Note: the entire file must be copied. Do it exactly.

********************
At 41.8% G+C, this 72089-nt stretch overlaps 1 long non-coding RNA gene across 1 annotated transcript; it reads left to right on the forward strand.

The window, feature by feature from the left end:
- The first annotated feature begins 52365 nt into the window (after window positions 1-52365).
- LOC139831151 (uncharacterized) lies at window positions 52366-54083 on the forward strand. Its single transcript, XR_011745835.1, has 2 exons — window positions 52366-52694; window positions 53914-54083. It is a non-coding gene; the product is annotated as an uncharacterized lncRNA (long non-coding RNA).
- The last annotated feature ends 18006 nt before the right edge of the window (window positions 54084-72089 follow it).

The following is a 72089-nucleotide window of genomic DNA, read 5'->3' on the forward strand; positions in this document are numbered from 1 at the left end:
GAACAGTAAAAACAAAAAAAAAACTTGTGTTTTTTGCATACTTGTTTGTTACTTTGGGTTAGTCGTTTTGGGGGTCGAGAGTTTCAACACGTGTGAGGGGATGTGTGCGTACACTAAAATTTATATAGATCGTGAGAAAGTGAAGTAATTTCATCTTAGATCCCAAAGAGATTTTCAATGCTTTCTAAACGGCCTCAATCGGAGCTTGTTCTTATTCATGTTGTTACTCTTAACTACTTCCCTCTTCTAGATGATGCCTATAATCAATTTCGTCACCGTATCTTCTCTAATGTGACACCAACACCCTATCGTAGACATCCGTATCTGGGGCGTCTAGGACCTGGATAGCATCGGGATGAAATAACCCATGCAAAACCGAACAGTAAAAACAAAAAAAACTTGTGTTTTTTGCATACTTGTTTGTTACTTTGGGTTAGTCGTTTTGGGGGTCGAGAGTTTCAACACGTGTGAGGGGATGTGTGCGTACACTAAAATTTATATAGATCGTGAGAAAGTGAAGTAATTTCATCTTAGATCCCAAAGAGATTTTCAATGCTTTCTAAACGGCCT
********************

At 41.8% G+C, this 72089-nt stretch overlaps 1 long non-coding RNA gene across 1 annotated transcript; it reads left to right on the forward strand.

The window, feature by feature from the left end:
- The first annotated feature begins 52365 nt into the window (after window positions 1-52365).
- LOC139831151 (uncharacterized) lies at window positions 52366-54083 on the forward strand. Its single transcript, XR_011745835.1, has 2 exons — window positions 52366-52694; window positions 53914-54083. It is a non-coding gene; the product is annotated as an uncharacterized lncRNA (long non-coding RNA).
- The last annotated feature ends 18006 nt before the right edge of the window (window positions 54084-72089 follow it).

The following is a 72089-nucleotide window of genomic DNA, read 5'->3' on the forward strand; positions in this document are numbered from 1 at the left end:
GAACAGTAAAAACAAAAAAAAAACTTGTGTTTTTTGCATACTTGTTTGTTACTTTGGGTTAGTCGTTTTGGGGGTCGAGAGTTTCAACACGTGTGAGGGGATGTGTGCGTACACTAAAATTTATATAGATCGTGAGAAAGTGAAGTAATTTCATCTTAGATCCCAAAGAGATTTTCAATGCTTTCTAAACGGCCTCAATCGGAGCTTGTTCTTATTCATGTTGTTACTCTTAACTACTTCCCTCTTCTAGATGATGCCTATAATCAATTTCGTCACCGTATCTTCTCTAATGTGACACCAACACCCTATCGTAGACATCCGTATCTGGGGCGTCTAGGACCTGGATAGCATCGGGATGAAATAACCCATGCAAAACCGAACAGTAAAAACAAAAAAAACTTGTGTTTTTTGCATACTTGTTTGTTACTTTGGGTTAGTCGTTTTGGGGGTCGAGAGTTTCAACACGTGTGAGGGGATGTGTGCGTACACTAAAATTTATATAGATCGTGAGAAAGTGAAGTAATTTCATCTTAGATCCCAAAGAGATTTTCAATGCTTTCTAAACGGCCT